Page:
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Interview: Analyse this
24 January 2008
Joe Caruso talks to May Copsey about warfare agents, proteomics and why elemental mass spectrometry is not just all about the metal.
|Joe Caruso is a professor of analytical chemistry at the University of Cincinnati. Joe's research interests include metal profiling in clinical samples, developing methods for phosphorus-based functional group compounds from warfare agents to phosphoproteins and studies of Se phytoremediation. Formerly chairman of the Journal of Analytical Atomic Spectrometry editorial board, Joe is a member of the Chemical Society Reviews editorial board.|
What inspired you to become a scientist?
I started out as a high school chemistry teacher but I realised that there was so much exciting chemistry out there and I wanted to teach it at a higher level. I became increasingly interested in the research. In particular, working with graduate students and postdocs is a great plus.
What influenced your decision to study analytical science?
I had a fantastic teacher at university who taught a course in qualitative analysis and he really inspired me. I also think analytical chemistry suits my personality. It is a very practical part of chemistry. For example, if you develop a new method to analyse for lead in somebody's blood, you see a clear application. It is this kind of outcome based research that drives me.
Can you tell me about the techniques that you use?
Our main-stay is elemental mass spectrometry, known as ICP-MS. It's mainly a metal-based technique, but it does an excellent job at looking at non-metal elements such as bromine, iodine, phosphorus and sulfur. It can be used to analyse for a variety of compounds, such as brominated fire-retardants, phosphorus-based warfare agents or phosphorylated proteins. It has a wide range of use, from small inorganic molecule analysis to proteomics.
What are you currently working on at the moment?
We've also been looking at chemical warfare agent hydrolyzates. We aren't certified for handling the actual agents themselves so we study these degradation products. These provide an interesting track to reveal if an agent was present or not. We started this project because our basis for their detection is to detect phosphorus as an internal tag by mass spectrometry, rather than looking at the molecule or functional group.
Some of our work focuses on clinical applications of analytical mass spectrometry. We combine elemental mass spectrometry and molecular mass spectrometry to allow metabolite detection at very low levels. We are collaborating with a neuroscientist, Dr. Joe Clarke, in the neurology department at Cincinnati. He's very interested in the metabolites associated with certain types of stroke. He believes there may be some metabolic markers involving non-metals, such as phosphorus and sulfur, that appear at very low levels in patients with post-stroke complications. If detected early enough, an appropriate intervention might be taken, either through drug therapy or some kind of physical intervention.
What is the next big thing that you would like to tackle in your lab?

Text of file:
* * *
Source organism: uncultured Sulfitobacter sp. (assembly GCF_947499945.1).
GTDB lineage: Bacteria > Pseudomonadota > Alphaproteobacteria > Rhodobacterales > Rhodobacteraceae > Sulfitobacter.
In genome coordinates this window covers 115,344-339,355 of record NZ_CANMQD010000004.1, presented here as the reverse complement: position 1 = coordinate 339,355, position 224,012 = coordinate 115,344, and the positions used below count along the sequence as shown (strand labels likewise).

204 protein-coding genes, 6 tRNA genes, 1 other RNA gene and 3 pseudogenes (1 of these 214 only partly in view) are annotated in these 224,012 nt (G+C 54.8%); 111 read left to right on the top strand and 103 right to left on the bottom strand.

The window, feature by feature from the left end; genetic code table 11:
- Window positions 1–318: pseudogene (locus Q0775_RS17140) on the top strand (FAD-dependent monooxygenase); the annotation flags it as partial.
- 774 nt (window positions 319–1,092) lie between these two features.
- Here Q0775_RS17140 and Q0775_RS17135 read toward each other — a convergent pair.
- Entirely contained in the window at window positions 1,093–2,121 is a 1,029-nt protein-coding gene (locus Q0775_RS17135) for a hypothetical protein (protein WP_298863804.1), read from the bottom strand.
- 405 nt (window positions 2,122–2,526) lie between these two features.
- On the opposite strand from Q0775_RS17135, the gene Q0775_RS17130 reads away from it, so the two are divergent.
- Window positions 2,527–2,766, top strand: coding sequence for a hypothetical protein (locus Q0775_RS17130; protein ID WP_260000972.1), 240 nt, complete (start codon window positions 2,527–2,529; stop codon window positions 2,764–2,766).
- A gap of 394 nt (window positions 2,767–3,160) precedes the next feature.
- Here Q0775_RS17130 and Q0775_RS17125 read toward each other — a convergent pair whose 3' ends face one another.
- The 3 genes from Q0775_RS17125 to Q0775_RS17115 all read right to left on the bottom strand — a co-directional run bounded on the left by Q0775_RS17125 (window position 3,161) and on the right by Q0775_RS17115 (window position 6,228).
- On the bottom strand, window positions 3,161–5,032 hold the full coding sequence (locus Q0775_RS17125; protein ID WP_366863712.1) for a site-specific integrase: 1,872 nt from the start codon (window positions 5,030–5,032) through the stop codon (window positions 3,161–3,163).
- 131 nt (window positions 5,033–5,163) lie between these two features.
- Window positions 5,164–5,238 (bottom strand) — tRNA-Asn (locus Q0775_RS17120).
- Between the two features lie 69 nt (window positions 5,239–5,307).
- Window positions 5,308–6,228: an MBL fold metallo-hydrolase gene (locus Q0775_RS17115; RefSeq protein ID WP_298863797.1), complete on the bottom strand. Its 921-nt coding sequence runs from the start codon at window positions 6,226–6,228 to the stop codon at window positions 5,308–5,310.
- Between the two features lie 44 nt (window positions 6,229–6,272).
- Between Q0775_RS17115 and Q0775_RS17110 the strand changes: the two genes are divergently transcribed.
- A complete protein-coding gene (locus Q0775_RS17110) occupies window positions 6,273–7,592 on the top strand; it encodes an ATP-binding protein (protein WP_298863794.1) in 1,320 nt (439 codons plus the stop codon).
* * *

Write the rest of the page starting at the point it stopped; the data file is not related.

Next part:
Our movement into clinical applications is going to expand. There are particular sets of proteins in the shell, or capsid, of viruses. There's very little known about the metallo-protein aspect of various capsid proteins and this is something we'd like to take a look at. We are interested in seeing how the capsid reacts to either adding metals or removing them.
You obviously touch on a diverse range of chemistry areas. Is interdisciplinary research encouraged at Cincinnati?
Yes, interdisciplinary studies can be found in many areas at the University of Cincinnati. Our group has excellent collaborations. I started interdisciplinary work because I wanted to move into an area that seemed to be growing and with practical endpoints - atomic spectrometry. A lot of places now encourage collaboration because teams solve problems more effectively than individuals. More of the basic scientists are now collaborating and involving themselves with applied scientists. Especially in analytical science, techniques can be transferable to different kinds of problems or samples, such as environmental or clinical.
Do you have any advice for a young researcher keen to develop a successful scientific career?
The important thing is to keep your mind open. Scientists should not limit themselves or their thinking from reaching out into new areas. Collaborations will be even more the way of the future, but this also is consistent with establishing yourself as an independent scientist.
What do you like doing when you're not doing chemistry?
I enjoy boating and my grandchildren. I like to travel with family or friends. I often combine a few days holiday with my scientific travel commitments.
Caruso Research Group at the University of Cincinnati, USA
Read more about Caruso's work here
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Also of interest
Banned chemical warfare agents can now be detected at levels below current detection limits, claim researchers in the US.
Microbes can clean up persistent environmental contaminants.
Determination of organophosphorus fire retardants and plasticizers in wastewater samples using MAE-SPME with GC-ICPMS and GC-TOFMS detection
Jenny Ellis, Monika Shah, Kevin M. Kubachka and Joseph A. Caruso, J. Environ. Monit., 2007, 9, 1329
Analysis of phytochelatins in nopal (Opuntia ficus): a metallomics approach in the soil–plant system
Julio Alberto Landero Figueroa, Scott Afton, Kazimierz Wrobel, Katarzyna Wrobel and Joseph A. Caruso, J. Anal. At. Spectrom., 2007, 22, 897
Calculations of double spike isotope dilution results revisited
Juris Meija, Lu Yang, Joseph A. Caruso and Zoltan Mester, J. Anal. At. Spectrom., 2006, 21, 1294